Join Date: Sep 2007
Drag coefficient is used for marketing, and it is pretty much a useless number for consumers. Example was the big change in the Chevy Caprice from angular to bulbous body. The drag coefficient improved but I'd bet the drag losses were not reduced at all. GM just increased the frontal area cross section number by making the car body fatter all over. By making it organically rounded it looked "smoother" and more aerodynamic but it wasn't.
For different models of the same car body, however, the difference in coefficient is meaningful in that the lower coefficient version definitely produces less total drag. The efficiency difference however is not indicated by the delta in the coefficient. Only the fact that it is better for the version with the lower number. This results from the formula: higher cross sectional frontal area with no increase in drag will produce a lower coefficient but no savings in fuel economy. In the case of the Giulia it is clear the QV version develops significantly more drag than the normale. The TI will develop more drag than a version with smaller tires. The QV will develop more drag if only due to its wider tires. Various aero appendages will make that worse. I very much doubt the QV version generates any true downforce. Any reduction in lift is likely irrelevant to actual performance except at very high speeds. Even then back to back comparisons between the QV and the TI if fitted with the same power would be needed to establish that reduction in lift compensated for reduction in top speed. Maybe the aero effects just make the QV easier to drive at very high speeds rather than actually improving performance.
Returning to the brake upgrade issue it is critical for safety that you look for a brake upgrade package from a supplier who is competent to design one. Brakes are a system and any changes must be effected as a system even if you upgrade only one part. Buying brake upgrade parts you choose yourself is a very bad idea and potentially dangerous. You can very easily make the brake system worse.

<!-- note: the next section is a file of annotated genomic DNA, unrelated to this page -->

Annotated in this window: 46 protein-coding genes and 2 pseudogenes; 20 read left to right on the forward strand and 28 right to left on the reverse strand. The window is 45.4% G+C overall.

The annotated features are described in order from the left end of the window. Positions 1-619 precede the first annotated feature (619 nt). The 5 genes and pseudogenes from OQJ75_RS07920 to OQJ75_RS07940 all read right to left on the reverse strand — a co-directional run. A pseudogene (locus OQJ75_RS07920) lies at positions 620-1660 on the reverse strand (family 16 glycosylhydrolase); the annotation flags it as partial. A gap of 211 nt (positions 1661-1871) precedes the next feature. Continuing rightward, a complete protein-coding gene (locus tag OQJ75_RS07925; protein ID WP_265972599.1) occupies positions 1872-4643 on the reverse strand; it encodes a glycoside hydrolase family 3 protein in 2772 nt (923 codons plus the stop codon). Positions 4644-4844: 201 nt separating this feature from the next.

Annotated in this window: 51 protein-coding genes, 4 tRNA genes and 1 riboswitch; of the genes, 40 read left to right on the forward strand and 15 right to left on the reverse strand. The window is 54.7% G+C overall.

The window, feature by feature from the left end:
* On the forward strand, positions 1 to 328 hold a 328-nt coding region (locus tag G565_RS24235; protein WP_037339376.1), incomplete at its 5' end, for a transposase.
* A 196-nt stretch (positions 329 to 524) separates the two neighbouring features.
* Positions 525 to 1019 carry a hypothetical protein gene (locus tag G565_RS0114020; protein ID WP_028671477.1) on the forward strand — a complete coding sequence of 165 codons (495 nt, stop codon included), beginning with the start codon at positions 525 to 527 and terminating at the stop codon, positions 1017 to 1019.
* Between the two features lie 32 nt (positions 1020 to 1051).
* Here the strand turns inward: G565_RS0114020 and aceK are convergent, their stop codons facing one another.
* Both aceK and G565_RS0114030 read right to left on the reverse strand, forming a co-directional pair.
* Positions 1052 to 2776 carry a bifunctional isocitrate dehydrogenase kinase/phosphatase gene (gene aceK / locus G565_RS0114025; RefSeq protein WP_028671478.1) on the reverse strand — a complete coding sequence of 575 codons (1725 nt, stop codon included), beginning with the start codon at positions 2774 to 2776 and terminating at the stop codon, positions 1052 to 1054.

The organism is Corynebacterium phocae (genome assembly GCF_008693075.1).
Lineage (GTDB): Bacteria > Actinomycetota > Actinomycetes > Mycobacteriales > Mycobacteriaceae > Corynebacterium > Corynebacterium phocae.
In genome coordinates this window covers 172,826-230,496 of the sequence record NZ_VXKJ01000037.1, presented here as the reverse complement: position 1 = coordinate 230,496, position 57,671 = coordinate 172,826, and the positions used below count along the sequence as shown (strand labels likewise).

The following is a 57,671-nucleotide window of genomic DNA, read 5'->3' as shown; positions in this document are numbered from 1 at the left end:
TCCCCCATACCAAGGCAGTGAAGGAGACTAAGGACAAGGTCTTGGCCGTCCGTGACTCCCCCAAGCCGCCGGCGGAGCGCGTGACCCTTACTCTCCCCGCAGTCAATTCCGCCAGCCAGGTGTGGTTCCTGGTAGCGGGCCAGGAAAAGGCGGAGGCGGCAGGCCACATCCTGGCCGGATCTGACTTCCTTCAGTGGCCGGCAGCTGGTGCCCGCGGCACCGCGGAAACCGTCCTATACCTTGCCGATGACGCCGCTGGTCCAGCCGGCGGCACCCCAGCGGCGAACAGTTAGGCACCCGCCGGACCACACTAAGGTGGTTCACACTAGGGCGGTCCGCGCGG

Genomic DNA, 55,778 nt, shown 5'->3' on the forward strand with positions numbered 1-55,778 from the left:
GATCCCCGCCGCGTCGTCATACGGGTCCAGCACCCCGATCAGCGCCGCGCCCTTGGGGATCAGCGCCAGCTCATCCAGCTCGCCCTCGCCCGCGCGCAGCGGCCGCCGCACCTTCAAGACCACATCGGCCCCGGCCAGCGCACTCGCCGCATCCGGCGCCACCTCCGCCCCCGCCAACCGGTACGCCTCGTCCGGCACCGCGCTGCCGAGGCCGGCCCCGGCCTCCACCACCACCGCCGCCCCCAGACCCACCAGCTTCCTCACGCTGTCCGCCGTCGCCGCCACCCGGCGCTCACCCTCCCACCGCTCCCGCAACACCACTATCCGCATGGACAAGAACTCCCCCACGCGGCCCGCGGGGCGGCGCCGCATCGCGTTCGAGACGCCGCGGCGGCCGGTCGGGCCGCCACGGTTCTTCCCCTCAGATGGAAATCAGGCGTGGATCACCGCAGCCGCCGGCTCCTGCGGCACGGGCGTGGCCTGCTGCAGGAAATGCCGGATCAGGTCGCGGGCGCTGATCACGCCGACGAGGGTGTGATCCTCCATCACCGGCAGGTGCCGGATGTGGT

For example, fitting bigger front brakes changes the brake bias. That changes weight transfer which can actually increase stopping distances (before the sceptic experts leap in you should recall that tire grip is related to load but not in linear fashion and, no, ABS cannot compensate for all brake imbalances). Changing just the rotor size without matching the compound to the heat requirements can result in a brake that develops less brake torque than stock because the temperature rise in the pad is insufficient. Counterintuitively, bigger brakes on the same car benefit from softer pads, or, looking at it the other way fitting more heat resistant rotors means your stock pads will likely work better than a set of harder pads. Just changing the pads to more heat resistant pads is the most common and worst amateur error because on the street you can substantially increase stopping distances when the brakes are cold, which they almost always are. If you can touch your wheels after a spirited drive your brakes are fine as they are.
The most egregious effect of fitting unnecessarily large brakes is unsprung weight. Car makers now fit the thinnest brake discs they can get away with for reasons of weight. Many modern cars wear out their discs as fast as their pads.
Holes and slots reduce weight a little but also reduce heat absorption capacity. There are zero proved benefits to holes or slotting in brake discs for road use, btw. This unsprung weight issue also arises if you fit bigger calipers, not just if you increase rotor size. Those four piston calipers you lust after can be heavier than the supposedly inferior sliding calipers your car maker fitted.
Like wheels and tires, brakes should be the smallest and lightest components you can find that perform to requirements. Going larger than you need is purely an aesthetic choice and one that I do not understand, frankly. Brakes become ugly after the first very hard stop.....
1991 Alfa Romeo 164L 5 spd
White on grey leather 230K km, owned from new
Last edited by Michael Smith; 05-05-2019 at 06:41 AM.